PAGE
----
Beyond the World news headlines
EU catches up in race to help Haiti
In the six days since a powerful earthquake struck Haiti, the world has responded with vast amounts of aid and promises of long-term reconstruction, something the Caribbean country’s creaking infrastructure desperately needs.
The World Bank and the United States pledged $100 million each, the United Nations promised $10 million and announced a “flash” appeal for $500 million more, and dozens of companies including Google, Microsoft and Bank of America committed $1 million a piece. Hollywood stars, rap singers and tennis champions all immediately raised money themselves or lent their support to encourage donations to the relief effort.
The European Union was, at least initially, a bit more low-key.
The bloc of 27 countries has a foreign aid budget of nearly 8 billion euros ($11.4 billion), around 45 percent of which is allocated to humanitarian relief and development work. But 24 hours after the quake hit, with fears of up to 200,000 dead, the EU as an institution had promised only 3 million euros of “fast-track funding”. Individual member states had made their own, generous bilateral pledges to Haiti, but the EU and its executive Commission was still battling to coordinate a unified response from the 27 member states as a whole.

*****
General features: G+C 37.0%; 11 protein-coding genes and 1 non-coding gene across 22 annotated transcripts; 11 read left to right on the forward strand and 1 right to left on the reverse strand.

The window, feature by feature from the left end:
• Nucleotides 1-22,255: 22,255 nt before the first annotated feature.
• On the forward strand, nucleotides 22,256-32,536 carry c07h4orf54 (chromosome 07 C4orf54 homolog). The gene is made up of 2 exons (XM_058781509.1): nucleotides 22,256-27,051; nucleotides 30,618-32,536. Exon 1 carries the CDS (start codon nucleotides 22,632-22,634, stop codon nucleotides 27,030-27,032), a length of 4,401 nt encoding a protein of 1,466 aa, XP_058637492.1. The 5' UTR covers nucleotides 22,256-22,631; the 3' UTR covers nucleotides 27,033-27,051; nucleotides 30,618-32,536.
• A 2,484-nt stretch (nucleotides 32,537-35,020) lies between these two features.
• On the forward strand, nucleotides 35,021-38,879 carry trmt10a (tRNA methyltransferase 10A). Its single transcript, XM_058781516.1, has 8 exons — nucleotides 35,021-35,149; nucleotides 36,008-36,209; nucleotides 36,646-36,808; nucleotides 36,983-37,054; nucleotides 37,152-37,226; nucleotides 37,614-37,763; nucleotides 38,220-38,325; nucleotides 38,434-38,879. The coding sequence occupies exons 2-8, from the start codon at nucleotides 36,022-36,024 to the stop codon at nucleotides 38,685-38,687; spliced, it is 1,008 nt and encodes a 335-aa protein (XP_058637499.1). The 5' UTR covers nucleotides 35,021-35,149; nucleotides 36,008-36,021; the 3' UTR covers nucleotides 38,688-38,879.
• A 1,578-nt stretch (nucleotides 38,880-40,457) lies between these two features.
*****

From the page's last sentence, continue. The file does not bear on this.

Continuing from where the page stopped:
Two days after the earthquake struck, the EU’s newly appointed high representative for foreign affairs, Catherine Ashton, said EU ministers would meet to discuss the situation. Over the weekend — with bodies still being dug out of the rubble in Haiti — the EU announced that ministers would discuss holding an international conference on Haiti during Monday’s meeting, but didn’t say when any such conference would take place or where, or what the aid funding target might be.
When the ministers met on Monday morning, emergency relief and long-term reconstruction assistance of more than 420 million euros was announced, including 137 million euros of immediate aid. That will go a long way to helping the tens of thousands of Haitians who still don’t have proper food, water or shelter nearly a week after the quake hit.
The message is clear: when the EU wants to act, it can do so decisively and generously. The problem is, it takes time before the wheels of the 27-country juggernaut start to roll. For Ashton, who must coordinate the EU’s foreign and security policy, including the work of 3,000-strong European diplomatic corps, that is going to be one of the foremost challenges.